Experimental Physics 4 (Atomic Physics and Thermodynamics)
Module PH0004 [ExPh 4]
Module version of SS 2022 (current)
There are historic module descriptions of this module. A module description is valid until replaced by a newer one.
Whether the module’s courses are offered during a specific semester is listed in the section Courses, Learning and Teaching Methods and Literature below.
|available module versions|
|SS 2022||SS 2021||SS 2020||SS 2019||SS 2018||SS 2017||SS 2011|
PH0004 is a semester module in German language at Bachelor’s level which is offered in summer semester.
This Module is included in the following catalogues within the study programs in physics.
- Mandatory Modules in Bachelor Programme Physics (4th Semester)
- Physics Modules for Students of Education
If not stated otherwise for export to a non-physics program the student workload is given in the following table.
|Total workload||Contact hours||Credits (ECTS)|
|240 h||120 h||8 CP|
Responsible coordinator of the module PH0004 is Bastian Märkisch.
Content, Learning Outcome and Preconditions
1. Wave packets
1.1 Heisenberg uncertainty principle
1.2 Consequences of the uncertainty principle for bound states
2. Bohr model of the hydrogen atom
2.2 limitations of the Bohr model
3. Mathematical background for quantum mechanics
3.1 The Schrödinger equation
3.2 Operators and measurement values
3.3 Additional state equations for the wave function
3.4 Commutation relations
4. The hydrogen atom
4.1 Eigen functions of the angular momentum
4.2 The radial part of the central potential
5. The spectra of alcali atoms
6. Orbit and spin magnetism - The fine structure
6.1 Orbital magnetism
6.2 Spin magnetism
6.3 The Stern-Gerlach experiment
6.4 Spin-orbit coupling and fine structure
6.5 Lamb shift and relativistic effects
7. Atoms in magnetic fields
7.2 Zeeman effect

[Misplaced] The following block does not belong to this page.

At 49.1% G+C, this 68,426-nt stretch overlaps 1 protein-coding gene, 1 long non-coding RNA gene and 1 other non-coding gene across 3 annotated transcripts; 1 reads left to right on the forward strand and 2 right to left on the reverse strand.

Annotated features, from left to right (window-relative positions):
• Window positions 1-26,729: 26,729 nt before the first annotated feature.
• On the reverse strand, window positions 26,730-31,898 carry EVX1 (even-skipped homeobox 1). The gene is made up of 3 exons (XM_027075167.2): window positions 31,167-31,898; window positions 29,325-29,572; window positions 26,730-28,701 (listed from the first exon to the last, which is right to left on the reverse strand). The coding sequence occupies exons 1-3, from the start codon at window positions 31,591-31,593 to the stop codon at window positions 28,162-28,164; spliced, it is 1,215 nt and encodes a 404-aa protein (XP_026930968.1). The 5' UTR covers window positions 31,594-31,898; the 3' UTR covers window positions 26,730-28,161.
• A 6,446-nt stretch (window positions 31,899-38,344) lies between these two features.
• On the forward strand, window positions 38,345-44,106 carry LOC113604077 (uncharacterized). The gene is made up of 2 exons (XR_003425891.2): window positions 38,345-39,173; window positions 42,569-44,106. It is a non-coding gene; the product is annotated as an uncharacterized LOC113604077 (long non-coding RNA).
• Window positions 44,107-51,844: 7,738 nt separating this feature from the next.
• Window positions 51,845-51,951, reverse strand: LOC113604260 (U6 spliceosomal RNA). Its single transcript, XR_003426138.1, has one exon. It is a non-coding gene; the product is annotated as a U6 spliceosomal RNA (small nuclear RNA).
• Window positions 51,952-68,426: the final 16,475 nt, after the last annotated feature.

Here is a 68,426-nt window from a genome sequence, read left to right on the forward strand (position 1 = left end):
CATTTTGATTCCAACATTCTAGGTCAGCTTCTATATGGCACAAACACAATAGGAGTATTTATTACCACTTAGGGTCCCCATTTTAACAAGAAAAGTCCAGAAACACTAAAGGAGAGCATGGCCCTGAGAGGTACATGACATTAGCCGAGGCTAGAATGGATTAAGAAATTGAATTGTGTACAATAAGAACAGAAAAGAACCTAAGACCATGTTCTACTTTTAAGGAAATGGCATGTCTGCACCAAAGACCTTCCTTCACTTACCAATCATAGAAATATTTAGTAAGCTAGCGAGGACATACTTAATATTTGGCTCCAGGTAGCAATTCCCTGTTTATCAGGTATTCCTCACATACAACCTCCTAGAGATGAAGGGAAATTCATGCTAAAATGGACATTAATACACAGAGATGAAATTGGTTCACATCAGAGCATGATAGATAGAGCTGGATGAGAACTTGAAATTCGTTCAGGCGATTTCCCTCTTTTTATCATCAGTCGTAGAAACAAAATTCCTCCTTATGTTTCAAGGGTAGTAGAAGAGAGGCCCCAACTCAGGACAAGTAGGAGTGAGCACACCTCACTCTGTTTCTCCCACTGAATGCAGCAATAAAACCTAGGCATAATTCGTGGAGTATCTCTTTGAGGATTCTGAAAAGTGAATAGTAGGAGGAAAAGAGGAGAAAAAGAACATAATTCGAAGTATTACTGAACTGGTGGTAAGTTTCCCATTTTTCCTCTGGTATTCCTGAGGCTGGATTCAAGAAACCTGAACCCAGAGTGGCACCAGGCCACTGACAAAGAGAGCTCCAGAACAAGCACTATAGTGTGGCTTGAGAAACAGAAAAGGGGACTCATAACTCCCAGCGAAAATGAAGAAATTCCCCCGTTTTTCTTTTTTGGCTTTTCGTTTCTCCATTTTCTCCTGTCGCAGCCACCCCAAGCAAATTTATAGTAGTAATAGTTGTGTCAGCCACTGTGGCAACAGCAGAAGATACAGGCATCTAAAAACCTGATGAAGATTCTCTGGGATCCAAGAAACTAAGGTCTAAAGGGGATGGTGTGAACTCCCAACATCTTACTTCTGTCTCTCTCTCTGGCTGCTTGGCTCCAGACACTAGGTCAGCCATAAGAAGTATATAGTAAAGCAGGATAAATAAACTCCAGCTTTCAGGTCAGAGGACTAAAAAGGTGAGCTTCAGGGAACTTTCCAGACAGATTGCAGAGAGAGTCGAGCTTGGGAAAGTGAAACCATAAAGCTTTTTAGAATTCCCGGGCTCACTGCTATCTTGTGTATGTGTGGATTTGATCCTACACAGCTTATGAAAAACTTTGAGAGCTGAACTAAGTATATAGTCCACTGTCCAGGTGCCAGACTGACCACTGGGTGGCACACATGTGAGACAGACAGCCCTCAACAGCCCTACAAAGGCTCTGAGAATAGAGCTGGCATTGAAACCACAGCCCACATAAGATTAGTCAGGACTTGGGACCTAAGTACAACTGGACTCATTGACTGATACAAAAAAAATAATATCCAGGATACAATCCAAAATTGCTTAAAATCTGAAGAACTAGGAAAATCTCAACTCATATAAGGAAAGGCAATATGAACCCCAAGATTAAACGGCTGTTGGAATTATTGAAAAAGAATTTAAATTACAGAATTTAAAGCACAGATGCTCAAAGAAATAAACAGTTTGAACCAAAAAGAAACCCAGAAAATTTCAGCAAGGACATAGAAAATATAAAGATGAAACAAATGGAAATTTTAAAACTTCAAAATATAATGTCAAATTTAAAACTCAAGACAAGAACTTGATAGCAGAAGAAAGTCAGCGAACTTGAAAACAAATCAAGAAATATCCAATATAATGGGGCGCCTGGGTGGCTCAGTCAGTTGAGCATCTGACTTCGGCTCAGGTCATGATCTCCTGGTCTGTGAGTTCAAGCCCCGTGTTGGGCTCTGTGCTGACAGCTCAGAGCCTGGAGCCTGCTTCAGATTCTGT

7.3 Paschen-Back effect
7.4 Hyperfine structure
7.5 Term table of the hydrogen atom
8. Fermions and bosons
9. Many electron systems
9.1 Coupling of angular momentum
9.1.1 L-S coupling
9.1.2 J-J coupling
9.2 Magnetic moments
10. The periodic table
10.1 Ground state
10.1.1 Hund´s rules
11. Optical selection rules
11.1 Multipole radiation
11.2 Atoms in static electric fields
11.2.1 The quadratic Stark effect
11.2.2 The linear Stark effect
12. Spectral linewidth
13. The chemical bond
13.1 The hydrogen ion H2+
13.2 The neutral hydrogen molecule
13.3 Molecular excitations
13.3.1 Electronic, vibrational and rotational excitations
13.3.2 Combined excitations: the Frank-Condon principle
14. Introduction to nuclear physics
14.1 Isobar, Isotone and Isotope
14.2 Mass defect
14.3 the droplet modell of nuclear physics
14.4 Mass spectrometry
3. Specific heat
4. Heat transport
5. Changes of state/Thermodynamic processes
6. Second law of thermodynamics
7. Phase transitions
8. Thermodynamics of solutions
8.1 Maxwell-Boltzmann statistics
8.2 Photon statistics
9. Third law of thermodynamics
After the successful completion of the module the students know the principles of atomic physics and the applications and are able to apply them to solve given problems. Students understand the methods and concepts of non-relativistic quantum physics and the limitations and can apply them. Students know the principles of atomic electron transitions and the relevance of symmetries e.g. parity symmetry. After the successful participation in this module students know the concepts to quantummechnically describe ground states and excitations in molecular physics and apply this knowledge to two atomic molecules.
Students know the basic concepts of thermodynamics and understand the physics behind heat and heat transport. They can describe thermodynamic processes and know the laws of thermodynamics and their application. They know the physics of phase transitions and the thermodynamics of solutions.
PH0001, PH0002, PH0003, MA9201, MA9202, MA9203, MA9204
for students studying bachelor of science education mathematics / physics: PH0001, PH0002, PH0003, MA9935, MA9936, MA9937, MA9939
Courses, Learning and Teaching Methods and Literature
Courses and Schedule